so ill leave it as is.

I think if I ajust my merging code, I should get even better results, but if that is usefull or not is another question.
Really all I want is the "center point" of each rectangle. As a co-ordinate for the arm to move to, before the 3D scanning process starts.
When the arm is closer, we can use the onboard camera to repeat the operation, with hopefully better results.


As im about to start making some bigger changes, Ive decided to include the full code for my project so far here:

Main.cpp revision 1.0


Increasing the Data Set



So I went for a walk and photographed a range of houses near by to increase my sample size.
I've run them through the script, and heres my outcome... There are alot of matches and there are a lot of misses. It might be good to go back and runover my code


16 Correct Guesses, 3 Incorrect Guesses
85% accuracy rating so far

Worth noting at least one of the incorrect guessses is a bad photo


I modified the colour output of the code, so that All the guesses were re-drawn in blue, and then the "correct" guesses were drawn in green.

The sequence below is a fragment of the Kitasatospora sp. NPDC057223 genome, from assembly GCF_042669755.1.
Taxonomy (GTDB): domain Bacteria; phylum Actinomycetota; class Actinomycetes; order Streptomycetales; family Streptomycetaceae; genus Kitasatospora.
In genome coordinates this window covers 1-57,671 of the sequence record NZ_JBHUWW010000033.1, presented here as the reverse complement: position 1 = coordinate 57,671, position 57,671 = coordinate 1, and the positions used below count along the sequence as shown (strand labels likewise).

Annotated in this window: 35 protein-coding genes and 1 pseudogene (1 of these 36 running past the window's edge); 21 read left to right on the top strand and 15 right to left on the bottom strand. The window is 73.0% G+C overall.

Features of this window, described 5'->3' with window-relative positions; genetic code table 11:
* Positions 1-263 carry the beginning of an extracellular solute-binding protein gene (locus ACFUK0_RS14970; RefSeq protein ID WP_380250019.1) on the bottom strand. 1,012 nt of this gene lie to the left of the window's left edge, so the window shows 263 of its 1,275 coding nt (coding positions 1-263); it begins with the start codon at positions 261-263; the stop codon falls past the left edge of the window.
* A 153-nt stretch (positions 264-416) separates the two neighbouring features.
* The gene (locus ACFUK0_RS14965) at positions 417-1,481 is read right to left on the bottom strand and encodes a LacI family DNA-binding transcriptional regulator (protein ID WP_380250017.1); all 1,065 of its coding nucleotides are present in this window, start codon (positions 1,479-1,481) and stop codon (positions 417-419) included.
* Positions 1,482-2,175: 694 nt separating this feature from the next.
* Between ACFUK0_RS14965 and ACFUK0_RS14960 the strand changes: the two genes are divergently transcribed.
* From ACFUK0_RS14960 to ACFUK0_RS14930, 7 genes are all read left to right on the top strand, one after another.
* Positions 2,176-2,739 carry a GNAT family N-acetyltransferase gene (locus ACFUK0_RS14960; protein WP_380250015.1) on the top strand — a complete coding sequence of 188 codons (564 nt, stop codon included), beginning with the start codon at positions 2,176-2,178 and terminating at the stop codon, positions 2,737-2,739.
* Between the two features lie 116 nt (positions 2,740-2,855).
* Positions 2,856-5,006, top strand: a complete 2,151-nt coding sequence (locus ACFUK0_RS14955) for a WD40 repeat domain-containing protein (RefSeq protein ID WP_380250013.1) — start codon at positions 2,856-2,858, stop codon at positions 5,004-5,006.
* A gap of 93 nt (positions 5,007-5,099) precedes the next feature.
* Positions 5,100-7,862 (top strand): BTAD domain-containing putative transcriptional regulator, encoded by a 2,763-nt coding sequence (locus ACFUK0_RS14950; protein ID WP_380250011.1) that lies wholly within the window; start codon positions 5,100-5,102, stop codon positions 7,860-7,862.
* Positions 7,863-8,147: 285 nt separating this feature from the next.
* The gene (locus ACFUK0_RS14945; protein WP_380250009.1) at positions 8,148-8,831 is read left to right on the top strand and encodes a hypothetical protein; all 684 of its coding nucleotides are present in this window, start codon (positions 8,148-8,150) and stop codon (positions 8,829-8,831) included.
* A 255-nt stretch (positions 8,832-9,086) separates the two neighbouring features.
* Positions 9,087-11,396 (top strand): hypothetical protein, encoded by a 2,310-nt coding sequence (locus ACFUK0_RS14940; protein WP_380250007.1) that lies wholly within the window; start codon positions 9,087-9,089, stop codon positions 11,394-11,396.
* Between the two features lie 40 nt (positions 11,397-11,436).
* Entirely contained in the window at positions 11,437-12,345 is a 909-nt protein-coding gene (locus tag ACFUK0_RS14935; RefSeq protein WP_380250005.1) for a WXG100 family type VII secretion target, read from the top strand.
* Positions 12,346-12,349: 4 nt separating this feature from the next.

Running this over the three images that "missed" from my sample set, proved interesting.
All three images are "non ideal", the angles are off, and gold shiny letterboxes on wood doors is proving problematic.





One of the two images, weirdly did locate the letterbox, but was later discarded (probably in one of the final stages) Im going to disregard that image, not because I dont think it could be used, but because the photo was a zoomed in photo taken from about 10m away, at an angle. Idealy our photos would be taken head-on, from a range of about 1-3m, so I believe its not worth importing.


The mystery of the golden letterboxes



So throughout this saga Ive noticed that gold letterboxes cause "Problems" i.e, They dont get detected.
There seem to be a couple of reasons for this:

1. If your close to the letterbox and its shiney, the gold appears to reflect too much, inconsistant colours cause the square finding to fail.

2. If the gold letterbox is on dark wood, the colours are similar, again, no way of matching

There are two approaches to solving this. Either I can try to find the boxes BEFORE all of the above code, (which could be slow) OR, I could wait until afterwards.
The issue with doing it afterwards is false positives. If a "false" box, such as a brick, is found, then it would not ever find the postbox.

As intensive as it might be, I think I'm going to have to add another layer of edge detection, in part 2 of this tutorial.



Bonus! (It also works with live webcam feeds!)